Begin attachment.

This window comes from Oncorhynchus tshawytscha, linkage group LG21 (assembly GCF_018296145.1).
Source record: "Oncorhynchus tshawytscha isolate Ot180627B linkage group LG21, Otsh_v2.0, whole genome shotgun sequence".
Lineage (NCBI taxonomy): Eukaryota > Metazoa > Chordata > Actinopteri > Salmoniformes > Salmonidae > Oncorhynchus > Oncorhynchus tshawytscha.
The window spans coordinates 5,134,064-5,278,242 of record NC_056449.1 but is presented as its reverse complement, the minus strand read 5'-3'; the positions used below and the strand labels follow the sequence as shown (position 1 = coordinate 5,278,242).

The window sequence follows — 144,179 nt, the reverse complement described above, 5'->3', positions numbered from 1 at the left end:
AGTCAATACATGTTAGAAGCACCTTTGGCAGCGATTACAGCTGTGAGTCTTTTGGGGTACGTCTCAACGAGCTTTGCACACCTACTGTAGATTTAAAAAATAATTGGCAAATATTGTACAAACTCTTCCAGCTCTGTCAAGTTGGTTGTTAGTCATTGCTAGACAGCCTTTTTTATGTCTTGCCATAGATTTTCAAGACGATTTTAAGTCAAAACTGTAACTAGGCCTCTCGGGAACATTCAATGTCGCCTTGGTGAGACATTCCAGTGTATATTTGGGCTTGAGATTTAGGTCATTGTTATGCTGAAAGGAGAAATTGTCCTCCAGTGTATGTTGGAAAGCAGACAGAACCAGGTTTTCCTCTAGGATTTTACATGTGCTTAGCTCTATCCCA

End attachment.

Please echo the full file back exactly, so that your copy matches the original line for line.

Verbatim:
This window comes from Oncorhynchus tshawytscha, linkage group LG21 (assembly GCF_018296145.1).
Source record: "Oncorhynchus tshawytscha isolate Ot180627B linkage group LG21, Otsh_v2.0, whole genome shotgun sequence".
Lineage (NCBI taxonomy): Eukaryota > Metazoa > Chordata > Actinopteri > Salmoniformes > Salmonidae > Oncorhynchus > Oncorhynchus tshawytscha.
The window spans coordinates 5,134,064-5,278,242 of record NC_056449.1 but is presented as its reverse complement, the minus strand read 5'-3'; the positions used below and the strand labels follow the sequence as shown (position 1 = coordinate 5,278,242).

The window sequence follows — 144,179 nt, the reverse complement described above, 5'->3', positions numbered from 1 at the left end:
AGTCAATACATGTTAGAAGCACCTTTGGCAGCGATTACAGCTGTGAGTCTTTTGGGGTACGTCTCAACGAGCTTTGCACACCTACTGTAGATTTAAAAAATAATTGGCAAATATTGTACAAACTCTTCCAGCTCTGTCAAGTTGGTTGTTAGTCATTGCTAGACAGCCTTTTTTATGTCTTGCCATAGATTTTCAAGACGATTTTAAGTCAAAACTGTAACTAGGCCTCTCGGGAACATTCAATGTCGCCTTGGTGAGACATTCCAGTGTATATTTGGGCTTGAGATTTAGGTCATTGTTATGCTGAAAGGAGAAATTGTCCTCCAGTGTATGTTGGAAAGCAGACAGAACCAGGTTTTCCTCTAGGATTTTACATGTGCTTAGCTCTATCCCA